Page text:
Bungoma court awards torture victims Sh28 million
Victims of torture linked to the February Eighteen Revolutionary Army (Fera) have been awarded Sh28.5 million by a Bungoma court.
The 17 survivors had filed a case claiming they were wrongfully arrested and incarcerated on suspicion of being members of the Fera movement in the 1990s, which was formed by the late Brigadier John Odongo and Luhya Council of Elders Chairman Patrick Wangamati.
Judge Stephen Riech while delivering his verdict said the victims had proved beyond reasonable doubt that their rights were violated by security agencies during the era of former President Daniel Moi.
One of the petitioners, Job Wanyanja, narrated to the court how his rights were grossly violated by the officers of the dreaded Special Branch and Prison warders.
Mr Wanyanja said he was arrested at his home in Bungoma town on February 25, 1995 and taken to Bungoma Police Station before he and other suspects were transferred to Kakamega.
“We were blindfolded, bundled into a waiting police car and driven to Kakamega Police Station where they kept us in underground police cells for three days without food or any contact with our families.” said Wanyanja.
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He claimed that he was placed in a solitary cell where he was tortured with the view of having him confess he belonged to the outfit. He further claimed that he was later taken to Naivasha Prison where he was further tortured while still in detention.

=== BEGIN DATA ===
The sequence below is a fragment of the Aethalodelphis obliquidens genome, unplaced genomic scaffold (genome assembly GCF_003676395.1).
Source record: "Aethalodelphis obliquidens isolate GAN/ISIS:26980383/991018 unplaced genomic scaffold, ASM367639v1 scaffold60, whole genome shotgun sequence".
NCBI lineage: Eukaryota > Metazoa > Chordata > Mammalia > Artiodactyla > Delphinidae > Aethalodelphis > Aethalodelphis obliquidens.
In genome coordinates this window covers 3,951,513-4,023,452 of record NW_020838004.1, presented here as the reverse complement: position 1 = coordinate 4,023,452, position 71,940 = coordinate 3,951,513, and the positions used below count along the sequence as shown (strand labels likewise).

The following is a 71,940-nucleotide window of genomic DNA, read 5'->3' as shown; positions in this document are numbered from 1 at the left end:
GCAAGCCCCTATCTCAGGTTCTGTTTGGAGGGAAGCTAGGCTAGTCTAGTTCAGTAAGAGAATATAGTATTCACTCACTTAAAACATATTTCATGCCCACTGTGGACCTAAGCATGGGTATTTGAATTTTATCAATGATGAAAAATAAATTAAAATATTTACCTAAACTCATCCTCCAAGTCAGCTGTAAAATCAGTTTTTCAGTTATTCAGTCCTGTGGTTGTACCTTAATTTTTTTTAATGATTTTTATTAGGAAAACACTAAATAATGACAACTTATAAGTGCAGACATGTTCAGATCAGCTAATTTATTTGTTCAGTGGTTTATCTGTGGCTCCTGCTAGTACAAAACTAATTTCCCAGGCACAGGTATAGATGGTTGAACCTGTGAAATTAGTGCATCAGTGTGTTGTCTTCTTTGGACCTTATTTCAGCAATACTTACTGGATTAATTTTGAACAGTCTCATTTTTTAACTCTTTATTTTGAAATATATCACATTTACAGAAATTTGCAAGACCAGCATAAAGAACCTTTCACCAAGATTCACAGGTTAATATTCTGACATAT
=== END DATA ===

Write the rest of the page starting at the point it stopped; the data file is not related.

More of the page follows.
“He underwent intensive torture for 40 days by being put in a cell full of mosquitoes, immersed in cold water and forced to stand for days, subjected to electric shocks and loud fan sound, mock shooting, making him watch others being tortured,” his lawyer Gitau Mwara said.
The Attorney General had earlier objected to the petition, arguing that it was time barred. The AG further argued that he could not get witnesses as most of them had passed on and wanted the court to throw out the application.
Justice Riech, however, ruled in the victims’ favour, saying they failed to file the petition in time because the Government blocked them.
He said the court had assessed the nature of the torture and awarded the survivors between Sh1.5 million and Sh2.5 million each.
Although the victims applauded the judgement, they said the amount awarded was too low compared to international standards.
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